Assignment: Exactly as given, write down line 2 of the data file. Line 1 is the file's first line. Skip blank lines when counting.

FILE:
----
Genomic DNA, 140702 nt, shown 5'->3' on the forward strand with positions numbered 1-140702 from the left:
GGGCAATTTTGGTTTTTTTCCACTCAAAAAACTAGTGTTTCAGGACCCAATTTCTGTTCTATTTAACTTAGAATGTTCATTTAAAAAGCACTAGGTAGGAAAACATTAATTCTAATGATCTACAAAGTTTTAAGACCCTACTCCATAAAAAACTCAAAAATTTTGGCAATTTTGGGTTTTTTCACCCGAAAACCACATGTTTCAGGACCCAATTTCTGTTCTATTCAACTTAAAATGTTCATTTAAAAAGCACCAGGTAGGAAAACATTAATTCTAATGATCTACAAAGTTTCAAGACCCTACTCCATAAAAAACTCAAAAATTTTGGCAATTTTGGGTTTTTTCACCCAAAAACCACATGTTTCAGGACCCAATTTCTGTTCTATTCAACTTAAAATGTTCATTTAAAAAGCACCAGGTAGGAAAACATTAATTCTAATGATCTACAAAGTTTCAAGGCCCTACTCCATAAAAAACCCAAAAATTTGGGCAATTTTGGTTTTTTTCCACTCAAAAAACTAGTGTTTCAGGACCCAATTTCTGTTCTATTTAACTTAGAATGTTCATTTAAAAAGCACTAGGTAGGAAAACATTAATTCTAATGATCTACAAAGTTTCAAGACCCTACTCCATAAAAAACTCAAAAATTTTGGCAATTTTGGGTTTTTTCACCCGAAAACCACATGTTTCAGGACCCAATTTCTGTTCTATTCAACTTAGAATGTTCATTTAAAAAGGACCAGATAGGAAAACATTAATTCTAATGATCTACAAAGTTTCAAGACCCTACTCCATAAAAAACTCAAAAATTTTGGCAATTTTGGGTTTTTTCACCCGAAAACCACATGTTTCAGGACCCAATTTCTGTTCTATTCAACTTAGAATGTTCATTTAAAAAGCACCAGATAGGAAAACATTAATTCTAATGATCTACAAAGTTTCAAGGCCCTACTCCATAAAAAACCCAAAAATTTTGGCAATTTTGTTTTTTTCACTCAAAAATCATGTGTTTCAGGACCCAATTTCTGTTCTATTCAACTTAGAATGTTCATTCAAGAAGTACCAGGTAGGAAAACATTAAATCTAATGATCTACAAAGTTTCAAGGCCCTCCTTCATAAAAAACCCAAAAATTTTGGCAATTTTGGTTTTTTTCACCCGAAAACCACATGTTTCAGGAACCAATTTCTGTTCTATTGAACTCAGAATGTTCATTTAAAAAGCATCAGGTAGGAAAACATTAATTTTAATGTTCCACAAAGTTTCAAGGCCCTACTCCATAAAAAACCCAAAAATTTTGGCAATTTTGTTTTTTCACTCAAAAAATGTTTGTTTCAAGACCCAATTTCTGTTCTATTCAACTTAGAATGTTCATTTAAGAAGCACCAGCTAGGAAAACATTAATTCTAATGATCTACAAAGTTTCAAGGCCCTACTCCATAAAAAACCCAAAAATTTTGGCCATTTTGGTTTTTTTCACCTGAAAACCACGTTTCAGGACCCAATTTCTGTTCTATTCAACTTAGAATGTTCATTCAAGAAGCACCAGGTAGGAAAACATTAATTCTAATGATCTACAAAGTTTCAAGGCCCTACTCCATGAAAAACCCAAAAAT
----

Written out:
GGGCAATTTTGGTTTTTTTCCACTCAAAAAACTAGTGTTTCAGGACCCAATTTCTGTTCTATTTAACTTAGAATGTTCATTTAAAAAGCACTAGGTAGGAAAACATTAATTCTAATGATCTACAAAGTTTTAAGACCCTACTCCATAAAAAACTCAAAAATTTTGGCAATTTTGGGTTTTTTCACCCGAAAACCACATGTTTCAGGACCCAATTTCTGTTCTATTCAACTTAAAATGTTCATTTAAAAAGCACCAGGTAGGAAAACATTAATTCTAATGATCTACAAAGTTTCAAGACCCTACTCCATAAAAAACTCAAAAATTTTGGCAATTTTGGGTTTTTTCACCCAAAAACCACATGTTTCAGGACCCAATTTCTGTTCTATTCAACTTAAAATGTTCATTTAAAAAGCACCAGGTAGGAAAACATTAATTCTAATGATCTACAAAGTTTCAAGGCCCTACTCCATAAAAAACCCAAAAATTTGGGCAATTTTGGTTTTTTTCCACTCAAAAAACTAGTGTTTCAGGACCCAATTTCTGTTCTATTTAACTTAGAATGTTCATTTAAAAAGCACTAGGTAGGAAAACATTAATTCTAATGATCTACAAAGTTTCAAGACCCTACTCCATAAAAAACTCAAAAATTTTGGCAATTTTGGGTTTTTTCACCCGAAAACCACATGTTTCAGGACCCAATTTCTGTTCTATTCAACTTAGAATGTTCATTTAAAAAGGACCAGATAGGAAAACATTAATTCTAATGATCTACAAAGTTTCAAGACCCTACTCCATAAAAAACTCAAAAATTTTGGCAATTTTGGGTTTTTTCACCCGAAAACCACATGTTTCAGGACCCAATTTCTGTTCTATTCAACTTAGAATGTTCATTTAAAAAGCACCAGATAGGAAAACATTAATTCTAATGATCTACAAAGTTTCAAGGCCCTACTCCATAAAAAACCCAAAAATTTTGGCAATTTTGTTTTTTTCACTCAAAAATCATGTGTTTCAGGACCCAATTTCTGTTCTATTCAACTTAGAATGTTCATTCAAGAAGTACCAGGTAGGAAAACATTAAATCTAATGATCTACAAAGTTTCAAGGCCCTCCTTCATAAAAAACCCAAAAATTTTGGCAATTTTGGTTTTTTTCACCCGAAAACCACATGTTTCAGGAACCAATTTCTGTTCTATTGAACTCAGAATGTTCATTTAAAAAGCATCAGGTAGGAAAACATTAATTTTAATGTTCCACAAAGTTTCAAGGCCCTACTCCATAAAAAACCCAAAAATTTTGGCAATTTTGTTTTTTCACTCAAAAAATGTTTGTTTCAAGACCCAATTTCTGTTCTATTCAACTTAGAATGTTCATTTAAGAAGCACCAGCTAGGAAAACATTAATTCTAATGATCTACAAAGTTTCAAGGCCCTACTCCATAAAAAACCCAAAAATTTTGGCCATTTTGGTTTTTTTCACCTGAAAACCACGTTTCAGGACCCAATTTCTGTTCTATTCAACTTAGAATGTTCATTCAAGAAGCACCAGGTAGGAAAACATTAATTCTAATGATCTACAAAGTTTCAAGGCCCTACTCCATGAAAAACCCAAAAAT